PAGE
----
When the Second World War started Ted Hughes was only nine; and when the War ended he was scarcely fifteen. Ted Hughes therefore did not have much experience of the World War II. But his father had fought in World War I and was one of the seventeen lucky men of his regiment to have survived death in the Gullipoli battle. When Hughes was still young, his father told him of how a shrapnel which would have killed him was diverted by his paybook in the breast-pocket. Afterwards he took several months to recover the physical injures and the mental horror that he ha undergone during the war. All this left an indelible impression on the mind of the young, sensitive poet. When World War II had caused a great havoc, especially in Hiroshima and Nagasaki, and when Hughes learnt of the large scale massacre of the Jews by the Nazis, his poetic mind felt a great revolt against all this man-made calamity.
But his response to the nightmare created by World War II was quite different from that of the movement poets, such as Amiss and Hollowy, who felt quite benumbed by the war, took refuge in avoiding any talk of the war, and insisted on the faithful depiction of an urban reality. Ted Hughes felt that this was not the right attitude because one could not avoid the problem by simply shutting one’s eyes to it. Hughes, therefore, depicts faithful pictures of the nightmare that the War had created and the vision of a nightmarish world it had left behind. This is how he recalled the experience of his childhood when he described it in “Out”.
My father sat in his hair recovering
From the four-year mastication by gunfire and mud,
Body buffeted worldless, estranged by long soaking
In the colours of mutilation.
His outer perforations
Were valiantly healed, but he and the hearth-fire, its blood-flicker
On biscuit-bowl and piano and table leg,
Moved into strong and stronger possession
Of minute after minute, as the clock’s tiny cog
Laboured and on the thread of his listening
Dragged him bodily from under
The mortised four-year strata of dead Englishmen
He belonged with.
Similarly in “Six Young Men” Hughes brings out the contrast between what these six young men in a holiday mood were before the war, and what became of them during it:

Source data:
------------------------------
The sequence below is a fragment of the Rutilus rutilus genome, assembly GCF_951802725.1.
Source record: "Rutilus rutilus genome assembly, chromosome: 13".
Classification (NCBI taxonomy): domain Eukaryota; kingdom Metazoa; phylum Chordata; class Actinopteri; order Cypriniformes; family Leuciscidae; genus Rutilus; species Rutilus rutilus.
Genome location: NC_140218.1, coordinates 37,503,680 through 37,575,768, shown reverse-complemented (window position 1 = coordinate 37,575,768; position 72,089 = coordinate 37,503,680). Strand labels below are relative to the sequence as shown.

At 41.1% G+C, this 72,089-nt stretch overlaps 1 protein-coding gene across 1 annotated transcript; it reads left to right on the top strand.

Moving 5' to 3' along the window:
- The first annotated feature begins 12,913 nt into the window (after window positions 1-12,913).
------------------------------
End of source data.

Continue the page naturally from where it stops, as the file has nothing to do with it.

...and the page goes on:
This one was shot in an attack and lay
Calling in the wire, then this one, his best friend,
Went out to bring him in and was shot too;
And this one, the very moment he was warned
From potting at tin-cans in no-man’s land. Fell back dead with his refle-shights shot away.
The rest nobody knows what they came to,
But come to the worst they must have done, and held
Closer than their hope; all were killed.
There is no air of sentimentality here, but the matter-of-fact tone points out the horrible end of their norms and values, and of the youth, festivity and gaiety that belonged to them a little while ago. “bayonet Charge” is close to Wilfred Owen’s war poems but its second stanza gives glimpses of the mature Ted Hughes:
In bewilderment then he almost stopped—
In what cold clockwork of the stars and the nations
Was he the hand pointing that second? He was running
Like a man who has jumped up in the dark and runs
Listening between his footfalls for the reason
Of his still running, and his foot hung like
Statuary in mid-stride.
This is clearly a vivid picture of the senselessness of war and the havoc it brings to young man. In “Grief for Dead Soldiers” Hughes first paints and ironically grandiloquent picture of the unveiling of a cenotaph. But the real strength and point of the poem lies in its second section wherein the focus is on the widow of a soldier. The cold master-of-fact manner in which Hughes brings out her grief avoids sentimentality and gains in bitter poignancy:
The doors and windows open like great gates to hell.
Still she will carry cups from table to sink.
She cannot build her sorrow into a monument
And walk away from it. Closer than thinking
The dead man hangs around her neck, but never
Close enough to be touched, or thanked even,
For being all that remains in a world smashed.
The general horror created by the World War receives its telling description in “Crow’s Account of the Battle” wherein Hughes writes,
And when the smoke cleared it became clear
This had happened too often before
And was going to happen too often in future
And happened too easily
Bones were too like lath and twigs
Blood was too like water
Cries were too like silence
The most terrible grimaces too like footprints in mud
And shooting somebody through the midriff
Was too like striking a match
Too like spotting a snooker ball
Too like tearing up a bill
Blasting the whole world to bits
Was too like slamming a door
Too like dropping in a chair
Exhausted with rage
Too like being down to bits yourself
Which happened too easily